10 Steps for a Happy Office Dog

Jun 3, 2022

This article provides suggestions and advice for ensuring your dog feels safe and happy as an office dog, as well as pointing out the signs of stress to look out for

 

Stressed dog

This dog is showing signs of stress – note the flattened ears, whale eye and hard stare © Susan Nilson

 

By Chantal Hughes

We know there is a link between happiness in the workplace and increased productivity.

Findings from research coming out of Virginia Commonwealth University in the USA report that “[m]an’s best friend may make a positive difference in the workplace by reducing stress and making the job more satisfying for other employees.” (Barker et al., 2012).

Great news, right? Yes, generally.

 

Not All Dogs Are Office Dogs

And here’s the but…as long as the dog has an experienced handler. And it’s also important to note that, just as not all dogs are dog park dogs, not all dogs are going to be office dogs.

But here are 10 steps to ensure that your office dog’s life is enriched and that the dog feels comfortable

  1. Always consult company health and safety regulations to embrace employee fears, allergies and emotions.
  2. Introduce your pet dog gradually to human workspaces. Consider what has he been exposed or habituated to before. Has he experienced riding in a crowded lift? Or multiple interior floor surfaces? Build his confidence slowly and at his own pace.
  3. Is he good at generalizing? Can he apply all your hard work and training to a new environment? How’s his ‘leave it’ cue when he locates your colleague’s ham sandwich?
  4. Manage his access. Use baby gates to prevent following his nose into areas such as kitchens, restrooms, conference rooms and so on. You can also have him wear his harness and attach a long line, in case you need to make any quick interventions.
  5. Make sure your stress-relieving companion has a cool zone where he can withdraw and relax in safety. A bed or crate where he is ‘out of bounds’ to everyone is crucial, so he too can have his downtime.
  6. Know your dog. This sounds obvious doesn’t it? For some dogs, attention without their consent can be punishing and stressful. Make sure your dog is positively rewarded for all his good behavior. If he’s uncomfortable, ask the person to back off and/or remove him to his cool zone.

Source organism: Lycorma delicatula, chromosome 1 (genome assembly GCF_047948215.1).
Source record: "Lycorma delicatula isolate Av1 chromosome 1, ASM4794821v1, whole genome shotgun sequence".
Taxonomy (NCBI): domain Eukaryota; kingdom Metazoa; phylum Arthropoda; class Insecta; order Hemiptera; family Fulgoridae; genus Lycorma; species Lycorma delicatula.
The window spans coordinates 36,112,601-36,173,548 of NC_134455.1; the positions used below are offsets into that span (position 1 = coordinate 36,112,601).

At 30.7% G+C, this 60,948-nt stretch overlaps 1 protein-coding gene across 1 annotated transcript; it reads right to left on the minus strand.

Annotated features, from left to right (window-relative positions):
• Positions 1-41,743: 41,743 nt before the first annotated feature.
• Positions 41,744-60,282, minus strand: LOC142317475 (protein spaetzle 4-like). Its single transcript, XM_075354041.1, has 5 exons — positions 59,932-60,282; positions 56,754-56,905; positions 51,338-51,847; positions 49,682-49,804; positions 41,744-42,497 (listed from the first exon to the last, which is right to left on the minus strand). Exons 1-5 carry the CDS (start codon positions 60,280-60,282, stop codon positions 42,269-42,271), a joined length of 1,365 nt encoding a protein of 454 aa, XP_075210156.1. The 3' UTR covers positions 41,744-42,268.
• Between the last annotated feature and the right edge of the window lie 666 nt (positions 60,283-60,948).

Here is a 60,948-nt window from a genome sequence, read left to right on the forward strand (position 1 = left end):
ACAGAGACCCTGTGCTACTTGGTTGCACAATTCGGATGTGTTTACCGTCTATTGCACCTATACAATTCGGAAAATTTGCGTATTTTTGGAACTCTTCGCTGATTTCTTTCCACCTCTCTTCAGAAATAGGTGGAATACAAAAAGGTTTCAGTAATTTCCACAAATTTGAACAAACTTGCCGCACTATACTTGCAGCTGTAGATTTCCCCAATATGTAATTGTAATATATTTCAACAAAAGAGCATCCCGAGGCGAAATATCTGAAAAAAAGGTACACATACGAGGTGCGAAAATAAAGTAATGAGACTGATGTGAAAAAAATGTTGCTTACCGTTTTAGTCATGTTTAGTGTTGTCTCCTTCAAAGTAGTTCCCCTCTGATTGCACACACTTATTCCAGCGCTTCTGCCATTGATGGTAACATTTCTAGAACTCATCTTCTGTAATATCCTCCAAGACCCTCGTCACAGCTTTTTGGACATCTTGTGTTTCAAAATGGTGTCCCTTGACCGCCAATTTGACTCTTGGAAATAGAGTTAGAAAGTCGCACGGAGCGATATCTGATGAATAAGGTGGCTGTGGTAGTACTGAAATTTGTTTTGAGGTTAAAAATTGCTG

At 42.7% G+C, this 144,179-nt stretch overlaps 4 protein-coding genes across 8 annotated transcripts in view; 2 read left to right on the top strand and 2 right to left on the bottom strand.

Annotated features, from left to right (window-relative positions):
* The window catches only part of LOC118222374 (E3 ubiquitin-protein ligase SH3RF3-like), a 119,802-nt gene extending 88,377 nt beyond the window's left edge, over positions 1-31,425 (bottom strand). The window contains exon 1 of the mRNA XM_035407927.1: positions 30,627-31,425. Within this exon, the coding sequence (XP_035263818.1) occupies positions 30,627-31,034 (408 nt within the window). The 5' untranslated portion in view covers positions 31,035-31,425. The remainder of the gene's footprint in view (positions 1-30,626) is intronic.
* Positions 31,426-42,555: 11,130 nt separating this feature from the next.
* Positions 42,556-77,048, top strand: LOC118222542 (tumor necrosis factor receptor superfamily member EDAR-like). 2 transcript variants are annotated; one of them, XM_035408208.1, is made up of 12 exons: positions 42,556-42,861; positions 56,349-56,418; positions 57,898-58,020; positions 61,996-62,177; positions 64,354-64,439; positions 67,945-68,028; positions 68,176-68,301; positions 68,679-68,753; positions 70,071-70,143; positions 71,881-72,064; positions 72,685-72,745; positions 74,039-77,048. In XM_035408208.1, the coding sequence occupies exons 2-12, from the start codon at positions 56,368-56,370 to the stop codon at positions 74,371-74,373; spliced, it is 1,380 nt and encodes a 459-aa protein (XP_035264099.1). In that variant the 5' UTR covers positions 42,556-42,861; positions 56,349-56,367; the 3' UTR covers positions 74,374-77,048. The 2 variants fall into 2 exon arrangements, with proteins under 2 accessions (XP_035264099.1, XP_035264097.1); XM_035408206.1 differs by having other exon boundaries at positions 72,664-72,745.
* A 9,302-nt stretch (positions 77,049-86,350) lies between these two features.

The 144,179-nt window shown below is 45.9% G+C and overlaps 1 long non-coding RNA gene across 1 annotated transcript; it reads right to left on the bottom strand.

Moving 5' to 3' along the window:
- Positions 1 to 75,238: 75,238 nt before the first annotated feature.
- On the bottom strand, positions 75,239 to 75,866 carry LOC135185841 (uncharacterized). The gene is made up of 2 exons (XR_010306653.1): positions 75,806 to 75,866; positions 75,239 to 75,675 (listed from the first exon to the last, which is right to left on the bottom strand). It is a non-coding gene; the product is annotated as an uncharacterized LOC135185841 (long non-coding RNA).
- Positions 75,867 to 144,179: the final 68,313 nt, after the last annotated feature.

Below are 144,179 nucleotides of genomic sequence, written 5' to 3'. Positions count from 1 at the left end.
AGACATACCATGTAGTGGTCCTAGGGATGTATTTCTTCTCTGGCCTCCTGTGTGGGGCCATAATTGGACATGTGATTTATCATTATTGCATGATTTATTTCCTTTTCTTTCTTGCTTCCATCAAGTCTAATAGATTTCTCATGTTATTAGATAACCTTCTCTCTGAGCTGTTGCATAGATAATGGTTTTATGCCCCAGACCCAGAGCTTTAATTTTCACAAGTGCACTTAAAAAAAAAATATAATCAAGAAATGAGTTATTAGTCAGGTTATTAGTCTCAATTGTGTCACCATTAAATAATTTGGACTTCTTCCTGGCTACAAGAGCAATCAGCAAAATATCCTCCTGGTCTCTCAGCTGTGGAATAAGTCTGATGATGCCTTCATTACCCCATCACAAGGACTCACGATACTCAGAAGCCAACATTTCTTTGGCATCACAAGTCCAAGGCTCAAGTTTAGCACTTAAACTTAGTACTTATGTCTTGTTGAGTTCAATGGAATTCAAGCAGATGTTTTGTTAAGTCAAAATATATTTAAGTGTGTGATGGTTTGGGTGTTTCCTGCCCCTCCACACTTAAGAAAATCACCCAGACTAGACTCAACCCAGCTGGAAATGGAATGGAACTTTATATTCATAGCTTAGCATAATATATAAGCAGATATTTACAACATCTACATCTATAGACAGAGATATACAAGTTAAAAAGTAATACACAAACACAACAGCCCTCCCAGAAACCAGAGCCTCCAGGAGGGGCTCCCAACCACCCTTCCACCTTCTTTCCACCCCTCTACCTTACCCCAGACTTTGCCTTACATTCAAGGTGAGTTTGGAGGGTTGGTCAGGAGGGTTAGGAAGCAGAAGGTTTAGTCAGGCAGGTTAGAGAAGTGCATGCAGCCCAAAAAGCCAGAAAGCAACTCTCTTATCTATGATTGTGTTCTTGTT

7. Understand your dog’s body language better than anyone else. Look out for the many signs of stress, insecurity, fearful behavior, or low-level aggression. Here are just a few – panting, lip licking, freezing, tail carriage and speed of movement, whale eye, tension around his mouth, paw lifts, body weight and tension, shake-offs, looking away, sniffing, yawning, nose flicks and licks.

Signals That Are Red Flags

These are signals or ‘red flags’ from your dog to you that he is uncomfortable and it’s time for you to step in, help him, and offer him ‘time out.’ If your dog’s temperament isn’t suited to being the office dog, or he’s clearly not enjoying it, leave him at home!

Respect his polite requests for help as if ignored these signs could escalate. Equally, watch for carry on or ‘green flag’ signals from him that invite continued interaction.

These include wiggly body, windmill tail, ears back and open, squinty or almond eyes, leaning into someone and relaxed commissure/muzzle.

  1. Visit iSpeakDogto learn more about canine body language to be sure you recognize any signs of stress.
  2. Always have a plan B! Dogs have feelings and emotions too and there will be days he feels unwell or simply doesn’t feel like being a stress buster, so always allow him a day off!
  3. Get into a routine of work, breaks and exercise. Always pack a day bag for your dog to include, water bowls, poop bags, bed/crate, treats, toys, and a well-stuffed Kong.

 

Relaxed dog

The same dog is now relaxed – note the relaxed facial muscles, soft mouth, ears and eye contact © Susan Nilson

 

References

Barker, R.T., Knisely, J.S., Barker, S.B., Cobb, R.K., & Schubert, C.M. (2012). Preliminary investigation of employee’s dog presence on stress and organizational perceptions. International Journal of Workplace Health Management

 

Resources

iSpeakDog. (n.d.). Body Language Gallery

Rugaas, T. (2013). Calming Signals – The Art of Survival